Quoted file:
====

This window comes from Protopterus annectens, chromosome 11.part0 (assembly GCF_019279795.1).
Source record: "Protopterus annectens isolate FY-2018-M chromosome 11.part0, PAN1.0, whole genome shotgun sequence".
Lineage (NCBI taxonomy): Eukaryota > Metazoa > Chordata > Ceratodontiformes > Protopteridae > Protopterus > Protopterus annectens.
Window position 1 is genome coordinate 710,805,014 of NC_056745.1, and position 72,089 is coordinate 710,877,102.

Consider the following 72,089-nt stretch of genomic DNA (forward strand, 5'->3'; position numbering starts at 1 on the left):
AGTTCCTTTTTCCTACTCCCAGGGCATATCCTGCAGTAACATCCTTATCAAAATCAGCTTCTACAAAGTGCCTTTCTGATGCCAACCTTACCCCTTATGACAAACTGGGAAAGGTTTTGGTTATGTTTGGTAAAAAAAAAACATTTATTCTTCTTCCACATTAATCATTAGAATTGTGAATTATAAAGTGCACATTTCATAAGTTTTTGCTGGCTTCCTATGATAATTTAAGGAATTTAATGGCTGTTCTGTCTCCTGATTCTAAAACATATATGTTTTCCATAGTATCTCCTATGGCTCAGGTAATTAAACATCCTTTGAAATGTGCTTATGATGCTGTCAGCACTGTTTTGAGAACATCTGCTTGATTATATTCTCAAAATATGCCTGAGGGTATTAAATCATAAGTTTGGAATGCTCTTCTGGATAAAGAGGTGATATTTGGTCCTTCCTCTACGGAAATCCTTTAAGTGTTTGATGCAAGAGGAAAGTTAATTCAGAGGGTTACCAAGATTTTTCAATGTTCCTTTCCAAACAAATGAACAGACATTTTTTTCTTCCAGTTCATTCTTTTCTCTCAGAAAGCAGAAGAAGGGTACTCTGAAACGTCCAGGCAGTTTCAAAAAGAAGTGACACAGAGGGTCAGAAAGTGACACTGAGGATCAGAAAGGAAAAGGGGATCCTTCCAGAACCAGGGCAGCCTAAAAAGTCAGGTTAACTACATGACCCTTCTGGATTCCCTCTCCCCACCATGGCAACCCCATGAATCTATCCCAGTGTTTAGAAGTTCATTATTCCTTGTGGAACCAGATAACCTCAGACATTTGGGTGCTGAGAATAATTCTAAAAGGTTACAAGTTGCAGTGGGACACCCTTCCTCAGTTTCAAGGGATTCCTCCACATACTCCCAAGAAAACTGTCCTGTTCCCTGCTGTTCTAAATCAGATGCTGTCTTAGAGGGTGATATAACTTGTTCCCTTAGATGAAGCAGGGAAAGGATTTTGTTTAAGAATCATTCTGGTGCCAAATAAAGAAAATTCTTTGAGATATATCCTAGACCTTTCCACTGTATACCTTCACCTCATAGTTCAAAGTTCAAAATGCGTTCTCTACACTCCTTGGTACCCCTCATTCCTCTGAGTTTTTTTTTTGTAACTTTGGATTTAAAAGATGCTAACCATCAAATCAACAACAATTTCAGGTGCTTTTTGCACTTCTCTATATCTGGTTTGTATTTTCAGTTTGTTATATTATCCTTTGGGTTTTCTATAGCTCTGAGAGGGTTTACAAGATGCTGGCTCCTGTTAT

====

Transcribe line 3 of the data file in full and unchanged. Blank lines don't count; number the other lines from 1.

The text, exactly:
Lineage (NCBI taxonomy): Eukaryota > Metazoa > Chordata > Ceratodontiformes > Protopteridae > Protopterus > Protopterus annectens.